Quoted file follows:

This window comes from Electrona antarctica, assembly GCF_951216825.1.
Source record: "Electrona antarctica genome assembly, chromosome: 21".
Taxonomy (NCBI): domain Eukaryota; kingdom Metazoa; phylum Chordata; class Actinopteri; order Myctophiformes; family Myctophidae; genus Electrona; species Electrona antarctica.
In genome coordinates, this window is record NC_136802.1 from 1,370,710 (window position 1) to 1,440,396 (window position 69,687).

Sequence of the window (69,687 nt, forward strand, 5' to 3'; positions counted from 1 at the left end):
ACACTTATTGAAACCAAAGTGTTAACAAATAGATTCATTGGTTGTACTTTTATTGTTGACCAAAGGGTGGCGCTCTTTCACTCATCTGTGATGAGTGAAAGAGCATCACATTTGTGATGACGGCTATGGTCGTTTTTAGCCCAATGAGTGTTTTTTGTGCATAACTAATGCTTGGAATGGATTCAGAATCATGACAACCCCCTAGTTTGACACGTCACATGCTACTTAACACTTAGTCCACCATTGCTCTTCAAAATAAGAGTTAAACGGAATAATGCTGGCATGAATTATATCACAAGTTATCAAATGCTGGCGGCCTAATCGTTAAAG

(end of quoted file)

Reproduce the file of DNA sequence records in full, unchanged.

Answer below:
This window comes from Electrona antarctica, assembly GCF_951216825.1.
Source record: "Electrona antarctica genome assembly, chromosome: 21".
Taxonomy (NCBI): domain Eukaryota; kingdom Metazoa; phylum Chordata; class Actinopteri; order Myctophiformes; family Myctophidae; genus Electrona; species Electrona antarctica.
In genome coordinates, this window is record NC_136802.1 from 1,370,710 (window position 1) to 1,440,396 (window position 69,687).

Sequence of the window (69,687 nt, forward strand, 5' to 3'; positions counted from 1 at the left end):
ACACTTATTGAAACCAAAGTGTTAACAAATAGATTCATTGGTTGTACTTTTATTGTTGACCAAAGGGTGGCGCTCTTTCACTCATCTGTGATGAGTGAAAGAGCATCACATTTGTGATGACGGCTATGGTCGTTTTTAGCCCAATGAGTGTTTTTTGTGCATAACTAATGCTTGGAATGGATTCAGAATCATGACAACCCCCTAGTTTGACACGTCACATGCTACTTAACACTTAGTCCACCATTGCTCTTCAAAATAAGAGTTAAACGGAATAATGCTGGCATGAATTATATCACAAGTTATCAAATGCTGGCGGCCTAATCGTTAAAG